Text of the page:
I was shocked yesterday when one of the kids who I have been around for 6 years asked me a great question. ‘Dave, why do you do what you do?’ I responded by asking why do you think I do what I do? Then he continued to ask questions, ‘Is this really your job? Do you get paid for it?’ Then I proceeded to explain the why aspect of what pushed me to dive into doing community work. I have others that do the eye blink thing when it comes to the question of how I can been around kids, teens or adults who sometimes don’t act the best and why I would choose to be around them.
This young guy that was asking the question has been one of my favorite kids that God has placed in my life over the last 8 years. He comes out of a really unfortunate situation. His dad has been in prison most of his life. His mom struggles with being there in a real way for him but he is blessed to have a grandma, actually great grandma, that has helped raised him from the beginning. He is someone that has not allowed his circumstances to stop him from dreaming and working hard. He loves school even though those around him would make fun of him for caring and working hard.
My little friend’s question is key to understanding what makes one person love their life and another person hate their life. My wife was around someone yesterday that had a great job and family, yet, this person decided to take their own life. The impact of this action will cripple the lives of their kids and spouse. So how does someone discover their passion or love of life? I know that dreaming and volunteering to discover one’s calling in life isn’t very popular. My hope is to help others learn to dream and discover their God given talents in life. I have a niece who is a straight A student and loves design and photography. She also is doing tennis in high school. I don’t expect to see her at Wimbledon but do expect to see her pictures in many galleries. She is a passionate photographer, which isn’t any surprise because her dad is amazing!
Often our passion in life is a by-product of our family, culture, and circumstances around special people that have intersected our lives. My passion was developed over a lifetime with a wife and parents on both sides that showed the great example of caring in hands on ways for all people. It was my experience of working in a downtown church in my youth that I was inspired by a mentor youth worker. She was hands on and always on the move. I was taught that each kid, teen or young adult had value and gifts that just needed to be found with some creativity and persistence.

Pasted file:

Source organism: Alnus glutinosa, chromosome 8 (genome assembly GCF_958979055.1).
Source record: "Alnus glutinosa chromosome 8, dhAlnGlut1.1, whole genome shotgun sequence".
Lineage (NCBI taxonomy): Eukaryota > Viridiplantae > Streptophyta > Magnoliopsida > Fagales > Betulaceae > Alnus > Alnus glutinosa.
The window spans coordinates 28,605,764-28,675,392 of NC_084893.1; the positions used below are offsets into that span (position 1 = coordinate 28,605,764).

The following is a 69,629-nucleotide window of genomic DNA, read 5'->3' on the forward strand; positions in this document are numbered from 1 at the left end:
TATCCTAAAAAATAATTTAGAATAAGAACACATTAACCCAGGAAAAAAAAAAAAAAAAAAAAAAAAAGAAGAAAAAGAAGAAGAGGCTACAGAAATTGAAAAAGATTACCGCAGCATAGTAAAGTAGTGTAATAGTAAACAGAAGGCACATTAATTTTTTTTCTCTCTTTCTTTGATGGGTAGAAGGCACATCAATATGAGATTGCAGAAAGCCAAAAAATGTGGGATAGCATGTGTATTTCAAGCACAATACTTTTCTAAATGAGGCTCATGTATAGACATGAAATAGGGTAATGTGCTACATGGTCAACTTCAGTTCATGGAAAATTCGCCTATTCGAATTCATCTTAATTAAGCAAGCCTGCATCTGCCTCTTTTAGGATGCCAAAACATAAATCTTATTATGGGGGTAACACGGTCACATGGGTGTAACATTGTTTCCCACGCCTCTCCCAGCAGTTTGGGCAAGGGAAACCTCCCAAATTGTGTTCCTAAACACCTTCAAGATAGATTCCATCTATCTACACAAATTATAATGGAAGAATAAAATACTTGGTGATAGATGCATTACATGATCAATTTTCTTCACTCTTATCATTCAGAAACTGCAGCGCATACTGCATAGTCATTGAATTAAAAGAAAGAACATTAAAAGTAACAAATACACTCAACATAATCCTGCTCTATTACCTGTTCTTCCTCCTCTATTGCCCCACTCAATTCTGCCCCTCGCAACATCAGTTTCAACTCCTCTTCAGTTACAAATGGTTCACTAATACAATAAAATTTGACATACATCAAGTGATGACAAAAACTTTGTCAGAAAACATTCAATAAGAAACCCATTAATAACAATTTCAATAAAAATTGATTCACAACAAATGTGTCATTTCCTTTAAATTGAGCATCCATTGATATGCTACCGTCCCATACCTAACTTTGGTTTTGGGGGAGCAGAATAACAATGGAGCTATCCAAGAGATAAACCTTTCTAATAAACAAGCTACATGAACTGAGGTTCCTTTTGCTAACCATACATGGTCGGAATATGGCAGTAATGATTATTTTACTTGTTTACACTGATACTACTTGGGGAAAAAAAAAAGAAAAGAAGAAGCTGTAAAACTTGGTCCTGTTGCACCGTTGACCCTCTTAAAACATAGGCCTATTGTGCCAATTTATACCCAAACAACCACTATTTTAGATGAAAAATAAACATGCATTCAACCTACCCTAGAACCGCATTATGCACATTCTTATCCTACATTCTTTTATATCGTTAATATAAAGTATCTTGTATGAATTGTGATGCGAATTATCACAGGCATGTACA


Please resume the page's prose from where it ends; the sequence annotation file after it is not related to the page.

I was fortunate to have some older friends in one of my churches that dragged me into being involved with Habitat for Humanity. It was through this Habitat journey that I was able to understand doing community work from many different angles. I was blessed to be president of the board for many years, helping with all phases of the operation from fund raising, board development, actually overseeing many builds and most important of all getting to know our Habitat Families. I came to understand the importance of having a home, building a community and then seeing the practical importance of living and teaching sustainability.
It has been my mom’s love of people that has probably taught me the most when it comes to seeing a diamond in the ruff. I get criticized at times if I’m too honest about the nature of our work and how difficult life is growing up in generational poverty. My mom was the one that was always out going and quick to speak up and make a new friend or ask what was going on that a person would have a frown on their face. I have been taught by so many of my friends that everyone has value and the ability to make a difference in the world around them. Yet, our cultural and society too often sends the message that if you don’t exactly fit into today’s achievement or success mode that you aren’t going to make it. My hope is to create a new paradigm that isn’t based upon where you live, what college or grad school you attended, your skin color or religious preference but upon what you do with your life.
It’s true that to find your passion in life also means that you have to be honest as you self-reflect to see what you don’t do well and stay away from it by allowing others around you to bring their passion. My wife and I are clean freaks that love to pick up and take messes and transform them into clean places. This summer we have a couple of interns and five little kids living with us that typically are great at activities but not great at cleaning. My wife has this eye for spotting messes and then making them disappear. So I know that I’m not going to put the kids or my interns over cleaning the house.
I’m so glad that my little friend was bold enough to ask the why question. So don’t be afraid to ask a friend the why question of what they do and then discover your passion and love in life. It won’t be long before someone asks you the why question!